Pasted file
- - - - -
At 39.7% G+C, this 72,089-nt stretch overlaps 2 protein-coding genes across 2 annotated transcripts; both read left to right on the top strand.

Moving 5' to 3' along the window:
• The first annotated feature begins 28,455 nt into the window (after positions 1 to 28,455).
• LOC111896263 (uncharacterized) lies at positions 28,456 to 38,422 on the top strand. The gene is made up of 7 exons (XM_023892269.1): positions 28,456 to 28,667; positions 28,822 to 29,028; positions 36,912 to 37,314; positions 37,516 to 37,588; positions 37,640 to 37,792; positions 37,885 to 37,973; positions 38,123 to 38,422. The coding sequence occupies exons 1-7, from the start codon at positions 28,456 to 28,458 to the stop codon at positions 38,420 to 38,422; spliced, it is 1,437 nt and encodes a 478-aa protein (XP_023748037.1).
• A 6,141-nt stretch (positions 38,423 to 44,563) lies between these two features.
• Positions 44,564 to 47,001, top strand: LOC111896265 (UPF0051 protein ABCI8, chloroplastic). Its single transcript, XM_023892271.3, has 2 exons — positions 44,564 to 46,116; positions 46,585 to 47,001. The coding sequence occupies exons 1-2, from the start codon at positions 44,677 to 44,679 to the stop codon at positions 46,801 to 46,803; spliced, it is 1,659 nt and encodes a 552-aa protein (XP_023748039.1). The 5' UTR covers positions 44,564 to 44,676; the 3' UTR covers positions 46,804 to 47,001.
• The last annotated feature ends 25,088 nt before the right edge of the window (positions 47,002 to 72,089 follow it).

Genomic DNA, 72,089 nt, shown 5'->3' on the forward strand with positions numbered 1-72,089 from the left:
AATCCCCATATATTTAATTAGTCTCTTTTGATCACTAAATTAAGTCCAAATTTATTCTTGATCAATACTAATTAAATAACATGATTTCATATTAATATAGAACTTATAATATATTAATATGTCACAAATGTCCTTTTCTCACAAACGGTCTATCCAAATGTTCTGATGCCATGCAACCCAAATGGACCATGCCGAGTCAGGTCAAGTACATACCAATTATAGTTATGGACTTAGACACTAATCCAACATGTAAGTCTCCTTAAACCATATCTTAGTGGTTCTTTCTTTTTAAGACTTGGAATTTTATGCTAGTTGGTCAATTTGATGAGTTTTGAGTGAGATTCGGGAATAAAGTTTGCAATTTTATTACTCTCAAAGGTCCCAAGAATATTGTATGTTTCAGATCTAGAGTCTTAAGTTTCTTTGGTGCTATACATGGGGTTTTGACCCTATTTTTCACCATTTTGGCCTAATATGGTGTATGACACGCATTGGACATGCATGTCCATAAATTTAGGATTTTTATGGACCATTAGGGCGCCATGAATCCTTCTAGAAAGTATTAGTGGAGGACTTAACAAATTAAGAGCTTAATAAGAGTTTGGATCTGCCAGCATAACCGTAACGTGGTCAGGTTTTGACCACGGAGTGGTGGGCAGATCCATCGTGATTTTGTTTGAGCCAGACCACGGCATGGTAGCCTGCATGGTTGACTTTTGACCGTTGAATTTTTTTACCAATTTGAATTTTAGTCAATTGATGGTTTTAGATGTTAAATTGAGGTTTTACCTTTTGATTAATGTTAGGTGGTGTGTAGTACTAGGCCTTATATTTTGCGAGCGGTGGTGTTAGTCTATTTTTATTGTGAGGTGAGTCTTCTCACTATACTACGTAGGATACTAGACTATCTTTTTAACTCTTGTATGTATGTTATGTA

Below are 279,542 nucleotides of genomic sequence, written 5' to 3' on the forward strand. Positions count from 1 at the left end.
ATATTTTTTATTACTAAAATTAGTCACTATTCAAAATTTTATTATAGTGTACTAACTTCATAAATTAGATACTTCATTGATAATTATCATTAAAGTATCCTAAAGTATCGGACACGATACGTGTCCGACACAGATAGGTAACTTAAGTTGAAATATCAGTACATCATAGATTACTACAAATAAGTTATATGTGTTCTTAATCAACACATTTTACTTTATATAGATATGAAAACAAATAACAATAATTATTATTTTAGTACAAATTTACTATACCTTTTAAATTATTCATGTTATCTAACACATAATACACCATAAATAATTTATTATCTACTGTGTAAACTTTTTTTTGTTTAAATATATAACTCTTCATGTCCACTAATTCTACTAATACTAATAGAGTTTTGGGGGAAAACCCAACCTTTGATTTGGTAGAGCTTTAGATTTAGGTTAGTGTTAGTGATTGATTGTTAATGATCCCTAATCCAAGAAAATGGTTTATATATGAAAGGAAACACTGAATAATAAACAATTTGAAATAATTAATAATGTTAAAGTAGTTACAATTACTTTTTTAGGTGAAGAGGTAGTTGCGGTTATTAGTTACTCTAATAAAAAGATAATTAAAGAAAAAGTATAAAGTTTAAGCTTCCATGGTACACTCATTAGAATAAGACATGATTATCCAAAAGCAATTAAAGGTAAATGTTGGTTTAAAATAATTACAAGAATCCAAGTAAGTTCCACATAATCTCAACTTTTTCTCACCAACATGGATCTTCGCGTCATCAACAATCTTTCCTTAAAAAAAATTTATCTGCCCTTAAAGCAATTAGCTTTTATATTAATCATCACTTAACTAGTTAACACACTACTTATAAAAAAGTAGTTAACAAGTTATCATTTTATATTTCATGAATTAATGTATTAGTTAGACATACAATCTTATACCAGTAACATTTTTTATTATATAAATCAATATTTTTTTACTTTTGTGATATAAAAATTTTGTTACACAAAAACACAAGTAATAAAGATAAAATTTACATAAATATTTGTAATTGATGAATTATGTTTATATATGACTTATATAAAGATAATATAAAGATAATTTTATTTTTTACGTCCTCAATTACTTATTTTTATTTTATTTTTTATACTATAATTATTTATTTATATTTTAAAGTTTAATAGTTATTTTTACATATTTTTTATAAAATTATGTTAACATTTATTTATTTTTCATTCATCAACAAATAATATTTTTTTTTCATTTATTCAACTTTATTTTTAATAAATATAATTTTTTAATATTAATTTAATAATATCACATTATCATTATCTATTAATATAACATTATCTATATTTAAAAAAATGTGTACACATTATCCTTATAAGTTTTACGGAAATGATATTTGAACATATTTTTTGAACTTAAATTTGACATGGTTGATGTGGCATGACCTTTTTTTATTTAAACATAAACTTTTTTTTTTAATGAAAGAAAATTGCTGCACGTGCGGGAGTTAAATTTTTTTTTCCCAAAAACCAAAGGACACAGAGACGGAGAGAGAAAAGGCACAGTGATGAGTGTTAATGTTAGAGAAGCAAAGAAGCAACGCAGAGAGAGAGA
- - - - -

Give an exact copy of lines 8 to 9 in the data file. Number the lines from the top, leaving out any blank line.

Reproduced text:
Genomic DNA, 72,089 nt, shown 5'->3' on the forward strand with positions numbered 1-72,089 from the left:
AATCCCCATATATTTAATTAGTCTCTTTTGATCACTAAATTAAGTCCAAATTTATTCTTGATCAATACTAATTAAATAACATGATTTCATATTAATATAGAACTTATAATATATTAATATGTCACAAATGTCCTTTTCTCACAAACGGTCTATCCAAATGTTCTGATGCCATGCAACCCAAATGGACCATGCCGAGTCAGGTCAAGTACATACCAATTATAGTTATGGACTTAGACACTAATCCAACATGTAAGTCTCCTTAAACCATATCTTAGTGGTTCTTTCTTTTTAAGACTTGGAATTTTATGCTAGTTGGTCAATTTGATGAGTTTTGAGTGAGATTCGGGAATAAAGTTTGCAATTTTATTACTCTCAAAGGTCCCAAGAATATTGTATGTTTCAGATCTAGAGTCTTAAGTTTCTTTGGTGCTATACATGGGGTTTTGACCCTATTTTTCACCATTTTGGCCTAATATGGTGTATGACACGCATTGGACATGCATGTCCATAAATTTAGGATTTTTATGGACCATTAGGGCGCCATGAATCCTTCTAGAAAGTATTAGTGGAGGACTTAACAAATTAAGAGCTTAATAAGAGTTTGGATCTGCCAGCATAACCGTAACGTGGTCAGGTTTTGACCACGGAGTGGTGGGCAGATCCATCGTGATTTTGTTTGAGCCAGACCACGGCATGGTAGCCTGCATGGTTGACTTTTGACCGTTGAATTTTTTTACCAATTTGAATTTTAGTCAATTGATGGTTTTAGATGTTAAATTGAGGTTTTACCTTTTGATTAATGTTAGGTGGTGTGTAGTACTAGGCCTTATATTTTGCGAGCGGTGGTGTTAGTCTATTTTTATTGTGAGGTGAGTCTTCTCACTATACTACGTAGGATACTAGACTATCTTTTTAACTCTTGTATGTATGTTATGTA